Observing the Wind
As I sit on my side porch on this unusually cool May morning, a noticeable breeze is blowing through the trees swaying the tops and rustling in the leaves. I’m struck by the sound, almost as if the woods are a symphony with various sections playing softer, others more loudly, with each tree producing the sound of a unique instrument.
There is the occasional, intermittent chirp of a bird. Though, I imagine most of them are hunkered down with the thrashing taking place amongst the branches.
I normally would not notice all that is going on around me and above me unless I were paying attention, as I am now.
Friday’s have traditionally been my one day off out of seven over my pastoral life. I used to use Mondays off, yet as hard as I tried, I could not keep my mind away from the work of the upcoming week. As they say, “Sundays a comin’."
Sunday is always coming for the pastor who preaches. It is a high honor and privilege to speak to the congregation through a sermon, expositing and applying the glorious riches of God’s saving and sanctifying grace from every passage and in every message. But even a pastor needs mental rest in time away from they sometimes grueling intellectual, relational, and emotional labor required of his calling.
At some point in my ministry, I decided that if I could press on from Sunday through Thursday, completing the sermon, meeting with congregants, responding to correspondence, and tying up all the loose ends that are inevitably part of each week, that I would take Fridays as my Sabbath of sorts.
For years, it has worked for me. Friday is a day when I can just be. So here I am, outside on my porch surrounded by woods. Doing nothing except observing.
Just paying attention.
I hear the wind and I see the leaves moving, but I do not see the wind. I only detect the evidence of its influence.
Wind as Spirit
The Hebrew word for wind in the Old Testament is ruach. It also happens to be the word used for spirit. When coupled with “holy,” ruach becomes the Holy Spirit—not a thing but a person.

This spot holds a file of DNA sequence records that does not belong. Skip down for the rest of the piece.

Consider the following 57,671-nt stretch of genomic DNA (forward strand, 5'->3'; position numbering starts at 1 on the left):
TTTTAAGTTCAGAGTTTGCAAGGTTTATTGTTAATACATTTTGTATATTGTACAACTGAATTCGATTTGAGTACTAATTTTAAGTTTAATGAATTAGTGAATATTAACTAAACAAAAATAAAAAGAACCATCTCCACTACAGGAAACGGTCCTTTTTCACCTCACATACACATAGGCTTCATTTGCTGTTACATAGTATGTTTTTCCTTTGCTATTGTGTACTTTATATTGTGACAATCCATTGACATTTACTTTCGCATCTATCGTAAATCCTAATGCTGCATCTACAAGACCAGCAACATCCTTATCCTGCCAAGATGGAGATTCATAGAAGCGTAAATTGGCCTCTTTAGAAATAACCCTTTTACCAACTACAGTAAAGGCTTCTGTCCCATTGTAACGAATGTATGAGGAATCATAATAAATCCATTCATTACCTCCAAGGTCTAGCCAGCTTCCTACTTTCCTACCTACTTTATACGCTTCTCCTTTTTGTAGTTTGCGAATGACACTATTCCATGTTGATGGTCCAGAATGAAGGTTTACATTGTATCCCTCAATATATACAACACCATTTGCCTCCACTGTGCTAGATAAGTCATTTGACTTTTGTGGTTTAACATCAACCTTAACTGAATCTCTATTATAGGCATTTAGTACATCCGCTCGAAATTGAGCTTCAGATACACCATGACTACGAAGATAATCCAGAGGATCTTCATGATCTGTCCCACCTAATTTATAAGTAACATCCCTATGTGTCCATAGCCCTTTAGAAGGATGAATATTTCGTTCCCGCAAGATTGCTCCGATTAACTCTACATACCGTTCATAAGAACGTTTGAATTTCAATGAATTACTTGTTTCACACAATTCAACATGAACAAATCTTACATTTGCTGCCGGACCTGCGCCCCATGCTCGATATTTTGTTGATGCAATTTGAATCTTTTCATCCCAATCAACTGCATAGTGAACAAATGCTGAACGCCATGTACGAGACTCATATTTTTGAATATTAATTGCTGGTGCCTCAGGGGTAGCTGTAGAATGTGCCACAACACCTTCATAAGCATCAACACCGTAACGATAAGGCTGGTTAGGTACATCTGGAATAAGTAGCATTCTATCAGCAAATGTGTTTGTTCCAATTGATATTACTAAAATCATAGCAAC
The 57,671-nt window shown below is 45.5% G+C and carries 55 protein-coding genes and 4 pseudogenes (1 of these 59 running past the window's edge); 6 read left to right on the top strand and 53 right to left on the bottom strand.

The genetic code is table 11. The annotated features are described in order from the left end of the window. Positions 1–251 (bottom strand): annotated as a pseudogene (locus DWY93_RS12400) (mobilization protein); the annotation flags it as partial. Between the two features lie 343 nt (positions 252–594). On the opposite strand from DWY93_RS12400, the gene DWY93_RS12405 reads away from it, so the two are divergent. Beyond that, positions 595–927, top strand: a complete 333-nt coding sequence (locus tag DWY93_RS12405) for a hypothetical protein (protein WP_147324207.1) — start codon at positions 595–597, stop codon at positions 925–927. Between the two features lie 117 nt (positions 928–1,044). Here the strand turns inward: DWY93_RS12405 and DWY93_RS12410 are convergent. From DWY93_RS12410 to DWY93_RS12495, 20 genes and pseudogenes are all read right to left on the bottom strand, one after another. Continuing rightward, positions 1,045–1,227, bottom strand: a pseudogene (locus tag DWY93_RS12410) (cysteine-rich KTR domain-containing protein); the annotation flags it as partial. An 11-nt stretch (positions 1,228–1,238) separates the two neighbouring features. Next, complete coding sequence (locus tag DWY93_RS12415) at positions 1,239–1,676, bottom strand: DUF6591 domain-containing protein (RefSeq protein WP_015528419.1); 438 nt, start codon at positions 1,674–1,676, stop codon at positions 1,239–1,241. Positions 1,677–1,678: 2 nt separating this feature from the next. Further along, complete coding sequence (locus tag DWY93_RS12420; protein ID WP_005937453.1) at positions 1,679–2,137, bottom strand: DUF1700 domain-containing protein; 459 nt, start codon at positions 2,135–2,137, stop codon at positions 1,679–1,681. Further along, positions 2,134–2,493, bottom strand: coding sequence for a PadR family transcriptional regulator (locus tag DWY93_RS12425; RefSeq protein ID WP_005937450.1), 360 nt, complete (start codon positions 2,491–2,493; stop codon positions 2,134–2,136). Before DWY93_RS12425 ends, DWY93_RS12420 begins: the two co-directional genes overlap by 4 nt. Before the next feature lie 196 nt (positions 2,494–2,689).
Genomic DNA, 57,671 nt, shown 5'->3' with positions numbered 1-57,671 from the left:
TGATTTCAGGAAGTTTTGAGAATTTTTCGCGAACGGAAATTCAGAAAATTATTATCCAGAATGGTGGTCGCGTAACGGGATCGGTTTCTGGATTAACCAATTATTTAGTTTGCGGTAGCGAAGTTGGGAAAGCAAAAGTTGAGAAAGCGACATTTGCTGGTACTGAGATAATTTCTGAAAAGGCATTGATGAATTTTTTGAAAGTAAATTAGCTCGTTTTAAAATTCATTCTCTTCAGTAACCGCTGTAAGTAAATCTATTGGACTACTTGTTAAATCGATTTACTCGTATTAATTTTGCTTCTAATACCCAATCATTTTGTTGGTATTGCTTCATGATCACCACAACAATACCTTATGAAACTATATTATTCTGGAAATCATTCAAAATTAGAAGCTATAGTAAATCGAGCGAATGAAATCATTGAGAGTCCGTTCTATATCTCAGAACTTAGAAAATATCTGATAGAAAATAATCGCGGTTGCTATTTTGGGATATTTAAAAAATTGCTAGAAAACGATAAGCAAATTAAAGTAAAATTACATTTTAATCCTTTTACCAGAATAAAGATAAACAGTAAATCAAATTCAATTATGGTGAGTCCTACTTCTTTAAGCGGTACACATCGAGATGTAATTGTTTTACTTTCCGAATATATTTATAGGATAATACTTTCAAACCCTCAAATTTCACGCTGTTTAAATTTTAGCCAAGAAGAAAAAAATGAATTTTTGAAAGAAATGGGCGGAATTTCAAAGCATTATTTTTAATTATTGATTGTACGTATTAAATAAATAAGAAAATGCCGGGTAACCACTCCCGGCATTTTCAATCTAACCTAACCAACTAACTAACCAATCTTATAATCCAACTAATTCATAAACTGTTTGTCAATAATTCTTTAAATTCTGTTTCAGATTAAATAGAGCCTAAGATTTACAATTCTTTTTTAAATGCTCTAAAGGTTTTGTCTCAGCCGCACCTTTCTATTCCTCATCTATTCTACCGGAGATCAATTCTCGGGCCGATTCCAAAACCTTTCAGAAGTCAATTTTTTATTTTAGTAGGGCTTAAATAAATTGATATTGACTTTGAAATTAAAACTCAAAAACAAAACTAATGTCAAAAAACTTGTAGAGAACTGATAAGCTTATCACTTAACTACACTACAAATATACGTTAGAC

The Greek word for wind in the New testament is pneuma. Like the Hebrew ruach, It also happens to be the word used for spirit. When combined with “holy,” the pneuma is known as the Holy Spirit. Again, not a thing but a person, as in the third person in the Trinity, God the Father, Son, and Spirit.
In John 3:8, Jesus uses the analogy of wind to demonstrate the sovereign, unseeable but observable work of the Spirit in our lives.
“The wind (pneuma) blows wherever it pleases. You hear its sound, but you cannot tell where it comes from or where it is going. So it is with everyone born of the Spirit (pneumatos).”
Whenever we detect anything supernatural in this world, we can be sure it is not just the wind blowing. It is the Spirit working, whether the evidence is repentance, faith, humility, love, self-denial, joy, peace, patience, etc.
This is why, when my kids were young, we would encourage them when they did something “good.” The goal was not to build self-esteem but to share that it sure looked like the Holy Spirit was at work in their lives, because it is so unnatural for a human with a sinful nature to share, apologize, forgive, etc.
When those kinds of things are taking place—when those leaves sway in the trees of our lives—be encouraged and keep paying attention for Holy Wind, giving credit where it is due. Whether gentle breezes or strong gusts, it is the Spirit who is blowing.
He is saving.
He is convicting.
He is comforting.
He is renewing, restoring, healing, and transforming.
He is working.
If we can sit still long enough to pay attention, I think we’ll begin to savor and celebrate the symphony of grace being played in the breeze of God blowing all around us—for our good and joy, and to his glory.